• The effectiveness of water and water-based foam fire extinguishers.

    The effectiveness of water and water-based foam fire extinguishers.

  • The importance of knowing the types of fires that could break out in your work place and the extinguishers to use for each type.

    The importance of knowing the types of fires that could break out in your work place and the extinguishers to use for each type.

  • Knowing what to do when a fire breaks out - even if you are not fighting it.

    Knowing what to do when a fire breaks out - even if you are not fighting it.

  • How to approach a fire and position yourself correctly.

    How to approach a fire and position yourself correctly.

  • Knowing how to correctly handle flammable liquids during a fire.

    Knowing how to correctly handle flammable liquids during a fire.

  • The difficulties of using a fire extinguisher in an emergency.

    The difficulties of using a fire extinguisher in an emergency.

  • Knowing the importance of preventing fires and the location and use of fire extinguishers.

    Knowing the importance of preventing fires and the location and use of fire extinguishers.

What's in The Box

What's In The Box

  • (1) Training DVD in ENGLISH
  • (1) Training DVD in SPANISH
  • (1) Year of FREE Updates: OSHA Compliance
  • (10) Free accesses to streaming library WAVE
  • Digital: Scheduling Form, Attendance Form, Employee Quiz, Training Certificate, Log, Wallet Cards (printable)
Preview

Video Transcript

Using Fire Extinguisher

Burning wood and paper can be dowse with a bucket of water. A small gasoline fire can be smothered with sand or dirt. A kitchen grease fire can be extinguished with baking soda. But often the quickest way to put out a small fire is with a portable fire extinguisher.

Being Ready for a Fire

Fires can breakout anywhere at anytime. OSHA regulations, state ordinances and local fire codes require industrial facilities, office complexes and public buildings to have portable fire extinguishers located near all potential fire hazards. The department of transportation requires that all commercial vehicles be equipped with extinguisher as well. Extinguisher should be mounted on hangers or in mark fire extinguisher cabinets where ithey can be clearly seen. Never store an extinguisher on the floor, in a closet or behind furniture, plants or decorations. When a fire starts there is no time to search for an extinguisher that works, they must be with an easy reach and ready to go.

Fire extinguisher inspections and maintenance should be a major part of your facility fire prevention policy. Checking extinguishers at least one's a month to make sure they are in good shape, Look them over weekly if they are located outdoors.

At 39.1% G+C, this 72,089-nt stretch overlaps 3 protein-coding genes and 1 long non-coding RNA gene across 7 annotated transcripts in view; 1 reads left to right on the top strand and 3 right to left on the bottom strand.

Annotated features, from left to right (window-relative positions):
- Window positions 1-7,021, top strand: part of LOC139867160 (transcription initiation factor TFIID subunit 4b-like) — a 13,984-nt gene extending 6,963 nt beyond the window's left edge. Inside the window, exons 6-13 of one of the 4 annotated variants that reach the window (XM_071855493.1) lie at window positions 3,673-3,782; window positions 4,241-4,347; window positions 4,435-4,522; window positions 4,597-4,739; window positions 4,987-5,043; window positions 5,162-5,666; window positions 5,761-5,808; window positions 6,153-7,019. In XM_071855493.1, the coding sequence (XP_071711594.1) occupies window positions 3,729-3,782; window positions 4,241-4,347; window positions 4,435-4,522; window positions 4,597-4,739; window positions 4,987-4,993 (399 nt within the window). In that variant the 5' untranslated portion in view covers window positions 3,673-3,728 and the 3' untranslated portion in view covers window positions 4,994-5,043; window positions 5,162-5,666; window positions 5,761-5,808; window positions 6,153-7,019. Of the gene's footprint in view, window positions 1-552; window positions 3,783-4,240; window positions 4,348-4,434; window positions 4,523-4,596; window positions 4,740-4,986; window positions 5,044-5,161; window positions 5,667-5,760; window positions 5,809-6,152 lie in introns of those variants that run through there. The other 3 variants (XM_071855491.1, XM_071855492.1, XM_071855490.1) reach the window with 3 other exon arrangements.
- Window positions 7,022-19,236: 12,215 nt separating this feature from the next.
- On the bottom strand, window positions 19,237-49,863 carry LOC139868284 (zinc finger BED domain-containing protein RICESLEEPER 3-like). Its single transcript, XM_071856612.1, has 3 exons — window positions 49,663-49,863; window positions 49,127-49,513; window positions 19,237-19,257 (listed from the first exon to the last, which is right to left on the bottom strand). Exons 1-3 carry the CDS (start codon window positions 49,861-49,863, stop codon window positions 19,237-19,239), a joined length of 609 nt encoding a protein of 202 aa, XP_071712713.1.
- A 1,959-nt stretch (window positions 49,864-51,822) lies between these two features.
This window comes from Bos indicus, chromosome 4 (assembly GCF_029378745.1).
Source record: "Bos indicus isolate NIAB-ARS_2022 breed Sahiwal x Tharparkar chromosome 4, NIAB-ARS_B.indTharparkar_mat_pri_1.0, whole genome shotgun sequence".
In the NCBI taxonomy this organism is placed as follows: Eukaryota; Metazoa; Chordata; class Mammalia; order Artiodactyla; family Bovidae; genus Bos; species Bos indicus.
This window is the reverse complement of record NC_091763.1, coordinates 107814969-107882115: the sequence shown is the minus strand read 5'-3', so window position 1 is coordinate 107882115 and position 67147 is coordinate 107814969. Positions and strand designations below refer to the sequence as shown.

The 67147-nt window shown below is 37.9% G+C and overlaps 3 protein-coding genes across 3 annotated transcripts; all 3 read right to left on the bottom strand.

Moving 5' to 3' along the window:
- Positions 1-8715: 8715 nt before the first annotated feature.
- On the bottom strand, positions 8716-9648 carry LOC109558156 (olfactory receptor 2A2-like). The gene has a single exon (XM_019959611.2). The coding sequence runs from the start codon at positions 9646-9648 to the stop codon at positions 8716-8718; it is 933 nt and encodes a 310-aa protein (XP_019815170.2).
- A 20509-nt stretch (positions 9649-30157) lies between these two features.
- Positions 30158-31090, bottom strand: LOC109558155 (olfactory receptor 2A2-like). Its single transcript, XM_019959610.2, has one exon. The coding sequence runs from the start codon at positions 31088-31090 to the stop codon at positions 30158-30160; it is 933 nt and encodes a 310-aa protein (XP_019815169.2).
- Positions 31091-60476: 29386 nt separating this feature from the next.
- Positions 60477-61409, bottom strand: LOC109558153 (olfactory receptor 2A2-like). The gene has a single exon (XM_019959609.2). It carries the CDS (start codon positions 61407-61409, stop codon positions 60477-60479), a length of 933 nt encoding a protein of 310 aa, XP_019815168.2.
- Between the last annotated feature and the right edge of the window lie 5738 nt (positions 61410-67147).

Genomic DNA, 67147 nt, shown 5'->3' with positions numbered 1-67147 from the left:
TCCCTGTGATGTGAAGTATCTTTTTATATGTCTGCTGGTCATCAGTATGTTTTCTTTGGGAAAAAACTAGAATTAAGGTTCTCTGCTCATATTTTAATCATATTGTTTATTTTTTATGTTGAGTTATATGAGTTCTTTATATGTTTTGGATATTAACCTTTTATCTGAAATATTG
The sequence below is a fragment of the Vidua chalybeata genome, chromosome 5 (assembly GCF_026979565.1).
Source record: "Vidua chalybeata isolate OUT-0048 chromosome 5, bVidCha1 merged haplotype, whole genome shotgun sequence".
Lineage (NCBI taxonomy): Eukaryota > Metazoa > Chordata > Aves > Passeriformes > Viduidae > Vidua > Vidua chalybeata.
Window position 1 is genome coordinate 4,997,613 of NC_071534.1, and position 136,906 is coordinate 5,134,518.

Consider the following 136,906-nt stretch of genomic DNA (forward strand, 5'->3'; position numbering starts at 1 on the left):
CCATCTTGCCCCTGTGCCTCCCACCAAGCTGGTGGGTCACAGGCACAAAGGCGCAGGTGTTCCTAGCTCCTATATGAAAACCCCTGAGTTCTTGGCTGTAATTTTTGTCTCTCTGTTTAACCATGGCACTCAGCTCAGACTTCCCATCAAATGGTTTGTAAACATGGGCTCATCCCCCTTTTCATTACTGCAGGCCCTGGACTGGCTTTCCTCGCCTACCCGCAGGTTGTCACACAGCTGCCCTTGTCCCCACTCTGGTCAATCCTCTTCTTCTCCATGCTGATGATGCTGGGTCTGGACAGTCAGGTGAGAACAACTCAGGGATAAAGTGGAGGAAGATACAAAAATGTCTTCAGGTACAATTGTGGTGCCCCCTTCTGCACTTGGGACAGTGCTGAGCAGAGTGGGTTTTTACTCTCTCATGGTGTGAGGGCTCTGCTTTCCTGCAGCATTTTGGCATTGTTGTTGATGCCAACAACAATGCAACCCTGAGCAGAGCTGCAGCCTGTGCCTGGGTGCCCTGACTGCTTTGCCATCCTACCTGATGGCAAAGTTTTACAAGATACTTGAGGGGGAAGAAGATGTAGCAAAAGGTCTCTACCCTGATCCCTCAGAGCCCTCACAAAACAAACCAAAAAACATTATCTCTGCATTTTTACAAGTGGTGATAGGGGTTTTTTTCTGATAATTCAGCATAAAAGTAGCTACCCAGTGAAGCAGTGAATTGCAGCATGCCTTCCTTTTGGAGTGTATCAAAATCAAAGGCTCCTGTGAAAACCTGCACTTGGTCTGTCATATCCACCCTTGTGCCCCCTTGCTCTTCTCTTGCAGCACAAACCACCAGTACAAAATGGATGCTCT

Examining a Fire Extinguisher

  • Pressure Gauge indicates a Full Charge
  • Locking Pin and Plastic Tamper Seal are in Place
  • Hose and Horn are Unobstructed and in Good Shape
  • Metal Parts are Free of Corrosion

Never test an extinguisher to see if it is working. One's the valve has been opened the extinguisher will lose pressure and may empty completely within a few days. You should also check the service tag to see when the extinguisher is due for a professional inspection. Fire codes require extinguishers to be inspected by an authorized service technician annually and to have their cylinders pressure tested at least every 12 years. Some types of extinguishers must be pressure tested every 5 years.

What Causes Things to Burn

Fire extinguishers are designed to put out small fires before they grow out of control. But putting out fires with an extinguisher is not always easy and can be dangerous if you don't know what you're doing. To use an extinguisher effectively it's helpful to know what causes things to burn. Fire starts with heat which is the source of ignition. Heat generated by many things including:

  • Open Flames
  • Chemical Reactions
  • Faulty Electrical Circuits
  • Overheated equipment

One's a fire is burning it produces more heat and grows even larger, as long as there's enough fuel and oxygen a fire will continue to spread. Fuel can include combustible solids like paper, wood and some metals, flammable liquids and ignitable gases. It's the vapor coming of a substance mix with oxygen in the air that burn. Some materials are always giving of flammable vapors while others have to be heated for vapors to appear. For example, you have to apply heat to get wood to burn. The heat causes the wood to decompose creating ash and flammable vapors, the vapors then mixed with oxygen and ignite. Since fire is a chain reaction between heat, fuel and oxygen a fire will continue to burn until the heat is removed, the fuel is used up or the oxygen runs out. 

Classes of Fires

Fire extinguishers work by applying substances that interrupt the chain reaction either cooling a fire, depriving it by oxygen or both. There are many different types of substances that are used to extinguish fires the most common include:

  • Dry Chemicals
  • Carbon Dioxide
  • Foam 
  • Water